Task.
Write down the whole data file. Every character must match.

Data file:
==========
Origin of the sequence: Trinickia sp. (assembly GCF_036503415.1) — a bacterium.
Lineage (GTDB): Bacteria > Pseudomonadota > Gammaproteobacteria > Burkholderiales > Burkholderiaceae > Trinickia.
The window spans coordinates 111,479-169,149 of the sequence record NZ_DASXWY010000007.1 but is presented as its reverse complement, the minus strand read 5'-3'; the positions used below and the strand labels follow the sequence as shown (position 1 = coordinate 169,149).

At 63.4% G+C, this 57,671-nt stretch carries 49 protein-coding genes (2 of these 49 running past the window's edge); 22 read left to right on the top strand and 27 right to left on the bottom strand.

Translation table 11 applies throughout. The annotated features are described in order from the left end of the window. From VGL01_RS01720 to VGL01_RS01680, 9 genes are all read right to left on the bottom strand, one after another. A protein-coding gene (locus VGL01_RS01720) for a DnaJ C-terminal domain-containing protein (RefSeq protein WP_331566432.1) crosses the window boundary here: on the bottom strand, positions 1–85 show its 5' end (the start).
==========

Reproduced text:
Origin of the sequence: Trinickia sp. (assembly GCF_036503415.1) — a bacterium.
Lineage (GTDB): Bacteria > Pseudomonadota > Gammaproteobacteria > Burkholderiales > Burkholderiaceae > Trinickia.
The window spans coordinates 111,479-169,149 of the sequence record NZ_DASXWY010000007.1 but is presented as its reverse complement, the minus strand read 5'-3'; the positions used below and the strand labels follow the sequence as shown (position 1 = coordinate 169,149).

At 63.4% G+C, this 57,671-nt stretch carries 49 protein-coding genes (2 of these 49 running past the window's edge); 22 read left to right on the top strand and 27 right to left on the bottom strand.

Translation table 11 applies throughout. The annotated features are described in order from the left end of the window. From VGL01_RS01720 to VGL01_RS01680, 9 genes are all read right to left on the bottom strand, one after another. A protein-coding gene (locus VGL01_RS01720) for a DnaJ C-terminal domain-containing protein (RefSeq protein WP_331566432.1) crosses the window boundary here: on the bottom strand, positions 1–85 show its 5' end (the start).